Friday 30 October 2015

Weekly Wrap Up: TalkTalk couldn’t walk the walk

“We're currently making security enhancements to our website, which should be back online soon.”

This is the message that you are greeted with on the website for one of the world’s biggest telecoms group, TalkTalk PLC. On Thursday 21 October the news broke that police had commenced a criminal investigation into the cyber-attack on TalkTalk, leaving 4.2million customers’ details including contact numbers and payment information exposed. However, the Company managed to disclose the news 24 hours after they had been made aware. The share price subsequently nosedived 10 per cent as further revelations were disclosed with regards to exactly what and who had been effected and statements from CEO Dido Harding claiming ”stolen customer data may not have been securely encrypted” did little to keep their head above water.

Would the graph look so similar if the company had developed a better, more stringent crisis communications strategy? Looking at Fig.1 the share price dipped during August. This depicts one of the two previous data breaches that the Company suffered and had this not been dismissed as a ‘blip’ then potentially the topography of this share graph would tell a different story.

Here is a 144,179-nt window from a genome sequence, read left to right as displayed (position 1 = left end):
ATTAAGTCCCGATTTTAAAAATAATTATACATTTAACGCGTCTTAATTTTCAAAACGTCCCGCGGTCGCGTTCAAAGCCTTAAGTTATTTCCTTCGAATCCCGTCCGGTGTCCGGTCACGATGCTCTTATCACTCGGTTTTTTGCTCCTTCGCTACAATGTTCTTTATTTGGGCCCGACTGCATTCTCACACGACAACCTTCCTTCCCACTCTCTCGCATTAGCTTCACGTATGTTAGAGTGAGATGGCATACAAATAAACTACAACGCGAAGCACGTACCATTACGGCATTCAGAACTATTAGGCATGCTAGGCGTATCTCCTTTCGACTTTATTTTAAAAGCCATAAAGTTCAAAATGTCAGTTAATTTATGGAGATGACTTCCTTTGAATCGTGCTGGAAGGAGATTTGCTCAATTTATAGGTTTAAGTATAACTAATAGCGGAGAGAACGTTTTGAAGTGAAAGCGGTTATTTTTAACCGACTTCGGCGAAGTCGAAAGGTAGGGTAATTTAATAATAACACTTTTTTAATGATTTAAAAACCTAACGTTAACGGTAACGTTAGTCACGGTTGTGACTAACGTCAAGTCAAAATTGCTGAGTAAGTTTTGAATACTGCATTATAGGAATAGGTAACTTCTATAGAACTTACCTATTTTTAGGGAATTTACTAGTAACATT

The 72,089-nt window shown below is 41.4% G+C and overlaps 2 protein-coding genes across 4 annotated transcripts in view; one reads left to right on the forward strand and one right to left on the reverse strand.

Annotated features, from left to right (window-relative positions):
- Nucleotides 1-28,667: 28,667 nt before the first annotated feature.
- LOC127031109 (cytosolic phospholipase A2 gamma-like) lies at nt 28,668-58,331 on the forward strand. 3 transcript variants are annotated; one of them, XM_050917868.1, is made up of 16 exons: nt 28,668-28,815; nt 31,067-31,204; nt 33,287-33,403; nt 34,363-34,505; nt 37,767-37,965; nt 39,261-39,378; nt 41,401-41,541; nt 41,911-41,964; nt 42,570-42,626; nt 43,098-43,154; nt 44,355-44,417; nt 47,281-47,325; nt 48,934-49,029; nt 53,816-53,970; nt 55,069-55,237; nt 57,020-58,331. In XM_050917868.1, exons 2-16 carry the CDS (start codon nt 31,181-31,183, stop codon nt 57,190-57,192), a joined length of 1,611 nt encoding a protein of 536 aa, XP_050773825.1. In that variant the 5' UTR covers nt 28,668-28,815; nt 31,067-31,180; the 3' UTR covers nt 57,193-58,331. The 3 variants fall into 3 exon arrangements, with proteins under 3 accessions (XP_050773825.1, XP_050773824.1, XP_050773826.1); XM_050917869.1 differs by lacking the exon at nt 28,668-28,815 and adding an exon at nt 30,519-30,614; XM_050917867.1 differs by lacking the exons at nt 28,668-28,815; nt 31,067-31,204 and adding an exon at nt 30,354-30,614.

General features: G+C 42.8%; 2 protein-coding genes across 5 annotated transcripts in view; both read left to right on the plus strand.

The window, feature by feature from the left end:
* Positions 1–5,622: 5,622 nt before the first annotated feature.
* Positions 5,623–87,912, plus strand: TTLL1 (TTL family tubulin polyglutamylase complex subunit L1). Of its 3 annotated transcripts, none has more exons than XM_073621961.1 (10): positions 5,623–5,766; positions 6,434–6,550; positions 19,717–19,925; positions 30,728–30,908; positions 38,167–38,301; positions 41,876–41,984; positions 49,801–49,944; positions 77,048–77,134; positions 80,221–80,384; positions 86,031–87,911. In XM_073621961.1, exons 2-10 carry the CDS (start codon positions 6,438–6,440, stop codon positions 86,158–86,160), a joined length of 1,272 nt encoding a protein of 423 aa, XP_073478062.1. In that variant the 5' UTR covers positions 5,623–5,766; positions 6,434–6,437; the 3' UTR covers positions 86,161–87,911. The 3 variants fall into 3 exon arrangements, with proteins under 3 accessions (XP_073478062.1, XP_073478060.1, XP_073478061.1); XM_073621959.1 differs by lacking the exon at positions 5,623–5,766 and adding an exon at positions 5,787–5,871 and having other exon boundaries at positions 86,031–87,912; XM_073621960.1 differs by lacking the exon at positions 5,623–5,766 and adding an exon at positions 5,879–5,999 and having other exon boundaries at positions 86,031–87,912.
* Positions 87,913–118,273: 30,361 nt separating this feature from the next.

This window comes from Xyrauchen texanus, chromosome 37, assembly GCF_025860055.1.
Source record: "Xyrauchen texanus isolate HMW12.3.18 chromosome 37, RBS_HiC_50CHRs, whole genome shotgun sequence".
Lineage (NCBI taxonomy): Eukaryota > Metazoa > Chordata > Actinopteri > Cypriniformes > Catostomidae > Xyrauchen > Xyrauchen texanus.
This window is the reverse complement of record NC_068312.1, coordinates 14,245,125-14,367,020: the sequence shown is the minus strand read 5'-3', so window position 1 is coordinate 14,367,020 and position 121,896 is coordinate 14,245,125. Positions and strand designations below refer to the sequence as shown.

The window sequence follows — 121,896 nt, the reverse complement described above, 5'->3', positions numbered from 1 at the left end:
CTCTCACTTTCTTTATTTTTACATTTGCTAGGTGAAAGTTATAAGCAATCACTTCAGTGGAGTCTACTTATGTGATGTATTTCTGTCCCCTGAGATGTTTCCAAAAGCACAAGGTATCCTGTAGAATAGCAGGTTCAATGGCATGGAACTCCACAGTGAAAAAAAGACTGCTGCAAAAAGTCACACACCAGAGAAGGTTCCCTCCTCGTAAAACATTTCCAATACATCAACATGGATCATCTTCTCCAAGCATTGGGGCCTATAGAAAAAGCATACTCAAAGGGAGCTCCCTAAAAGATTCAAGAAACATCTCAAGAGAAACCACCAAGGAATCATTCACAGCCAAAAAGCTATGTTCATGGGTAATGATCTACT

Crisis communications, if not a desired consideration, should be ready and waiting in reserve to protect your company from any future bad news or operating faults, that you can respond in the most efficient, transparent and effective way to uphold your reputation as well as the safety of your customers and shareholders. Information security consultant Paul Moore rightly so states that ‘more worrying than the breach itself, had been TalkTalk's response to it’. There is a key to addressing the many communications issues related to crisis and disaster, of which TalkTalk have not handled correctly:

1. Anticipation of crisis:

Problem: TalkTalk had previously become exposed to data hacking and therefore should have placed measures to not only protect networks but individual data

It is not a matter of if it is a matter of when, cyber security especially is a must for companies storing the details of consumers, preparation is key.

2. Assessing the risks:

Problem: TalkTalk claim that they are unsure as to whether the data of customers bank details were encrypted, as confirmed by the broadband provider

With the level of technology available a company must have access to analogous detail, this is a good message to send to your shareholders if not your customers.

3. Communication and notification:

Problem: The lag time in notification from security breach to announcing this to their customers. People were left puzzled as to why the website was ‘closed for maintenance’ on Wednesday morning.

How will your news be shared with investors and/or the public, the quicker and more direct the better. Trust is based on communication and evidently leaving your investors and customers in the dark can break that trust.

4. Evaluation and analysis:

Problem: TalkTalk failed to learn from previous crisis: fail to plan - plan to fail

After the smoke clears revise the reaction and handling to secure your anticipation methods, think of the crisis as a vaccination, you come out stronger.